How NOAA and Bad Modeling Invented an “Ocean Acidification” Icon: Part 1 – Sea Butterflies

Watts Up With That?

Guest essay by Jim Steele

Director emeritus Sierra Nevada Field Campus, San Francisco State University and author of Landscapes & Cycles: An Environmentalist’s Journey to Climate Skepticism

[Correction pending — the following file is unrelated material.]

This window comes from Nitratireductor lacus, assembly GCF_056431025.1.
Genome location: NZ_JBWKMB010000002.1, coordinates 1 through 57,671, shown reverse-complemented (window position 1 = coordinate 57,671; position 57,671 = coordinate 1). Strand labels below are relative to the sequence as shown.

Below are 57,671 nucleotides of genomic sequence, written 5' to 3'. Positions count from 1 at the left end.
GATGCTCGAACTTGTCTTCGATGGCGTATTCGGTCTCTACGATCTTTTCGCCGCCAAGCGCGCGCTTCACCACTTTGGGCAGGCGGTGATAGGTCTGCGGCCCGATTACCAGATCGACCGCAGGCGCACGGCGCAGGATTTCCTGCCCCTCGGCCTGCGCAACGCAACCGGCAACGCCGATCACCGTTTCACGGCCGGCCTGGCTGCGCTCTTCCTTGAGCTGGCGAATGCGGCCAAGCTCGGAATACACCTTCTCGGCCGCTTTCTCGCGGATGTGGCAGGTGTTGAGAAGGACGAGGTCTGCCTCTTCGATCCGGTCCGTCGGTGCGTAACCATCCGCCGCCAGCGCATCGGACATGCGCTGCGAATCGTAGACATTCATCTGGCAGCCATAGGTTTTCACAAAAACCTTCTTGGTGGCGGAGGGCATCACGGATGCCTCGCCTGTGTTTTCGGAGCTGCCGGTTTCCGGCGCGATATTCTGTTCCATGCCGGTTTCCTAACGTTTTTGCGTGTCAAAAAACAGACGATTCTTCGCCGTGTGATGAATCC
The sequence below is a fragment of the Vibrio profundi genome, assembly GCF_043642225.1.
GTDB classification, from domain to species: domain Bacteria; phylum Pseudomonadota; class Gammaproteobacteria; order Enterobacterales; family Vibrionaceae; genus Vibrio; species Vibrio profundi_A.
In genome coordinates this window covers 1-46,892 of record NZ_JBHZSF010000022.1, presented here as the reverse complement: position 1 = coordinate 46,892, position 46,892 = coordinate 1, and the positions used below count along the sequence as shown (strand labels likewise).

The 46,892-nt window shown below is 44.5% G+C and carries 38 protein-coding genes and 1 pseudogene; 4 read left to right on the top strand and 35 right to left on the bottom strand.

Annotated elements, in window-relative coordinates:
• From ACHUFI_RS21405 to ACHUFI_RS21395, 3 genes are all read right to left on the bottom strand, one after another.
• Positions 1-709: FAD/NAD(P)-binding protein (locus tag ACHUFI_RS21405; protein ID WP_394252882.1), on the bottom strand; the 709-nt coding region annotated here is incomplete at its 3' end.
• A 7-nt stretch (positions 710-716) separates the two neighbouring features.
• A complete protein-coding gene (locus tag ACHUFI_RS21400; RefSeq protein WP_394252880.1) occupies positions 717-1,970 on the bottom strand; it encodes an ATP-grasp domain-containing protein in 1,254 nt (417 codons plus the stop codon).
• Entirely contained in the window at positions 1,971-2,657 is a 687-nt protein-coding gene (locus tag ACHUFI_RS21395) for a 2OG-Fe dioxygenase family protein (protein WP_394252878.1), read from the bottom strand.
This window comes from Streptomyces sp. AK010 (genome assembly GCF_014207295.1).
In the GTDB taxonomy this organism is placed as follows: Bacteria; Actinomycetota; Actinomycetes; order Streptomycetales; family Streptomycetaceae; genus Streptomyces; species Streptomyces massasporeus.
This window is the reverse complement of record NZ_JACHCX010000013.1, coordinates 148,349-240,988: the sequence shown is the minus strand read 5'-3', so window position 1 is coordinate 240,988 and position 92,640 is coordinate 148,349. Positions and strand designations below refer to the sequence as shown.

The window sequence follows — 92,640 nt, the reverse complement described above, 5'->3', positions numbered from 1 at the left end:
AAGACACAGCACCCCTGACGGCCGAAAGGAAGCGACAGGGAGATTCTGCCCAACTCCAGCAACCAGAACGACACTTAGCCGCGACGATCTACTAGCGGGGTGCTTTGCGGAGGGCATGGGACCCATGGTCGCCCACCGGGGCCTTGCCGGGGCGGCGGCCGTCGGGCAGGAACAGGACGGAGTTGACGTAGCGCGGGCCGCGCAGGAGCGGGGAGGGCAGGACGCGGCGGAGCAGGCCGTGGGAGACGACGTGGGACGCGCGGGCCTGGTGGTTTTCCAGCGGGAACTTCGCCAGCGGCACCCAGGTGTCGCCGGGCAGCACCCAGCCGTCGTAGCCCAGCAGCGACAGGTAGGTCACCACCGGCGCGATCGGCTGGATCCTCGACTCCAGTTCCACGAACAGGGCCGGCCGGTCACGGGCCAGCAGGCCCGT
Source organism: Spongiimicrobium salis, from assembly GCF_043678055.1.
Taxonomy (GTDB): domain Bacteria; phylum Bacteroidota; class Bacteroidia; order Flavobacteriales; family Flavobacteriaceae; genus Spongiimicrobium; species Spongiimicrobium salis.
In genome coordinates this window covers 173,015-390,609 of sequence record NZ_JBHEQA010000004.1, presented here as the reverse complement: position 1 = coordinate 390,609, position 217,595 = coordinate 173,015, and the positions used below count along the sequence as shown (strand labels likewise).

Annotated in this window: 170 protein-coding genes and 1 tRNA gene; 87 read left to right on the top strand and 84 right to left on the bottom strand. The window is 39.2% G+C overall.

If you google “ocean acidification,” the first 3 websites presented according to “Google’s truth rankings” are: 1) Wikipedia, 2) NOAA’s PMEL site featuring the graphic cartoon shown below with a dissolving pteropod shell (a sea butterfly) as the icon of ocean acidification, and 3) the Smithsonian’s Ocean Portal site similarly featuring a dissolving sea butterfly shell. However NOAA’s illustration incorrectly implies shells are dissolving near the surface due to invading anthropogenic atmospheric CO2. As will be shown, the depiction would be far more accurate if it was turned upside down, so that the downward arrows point upwards to illustrate shell dissolution happens when old carbon stored at depth is upwelled to the surface. Furthermore the horizontal depiction of extreme dissolution illustrated…

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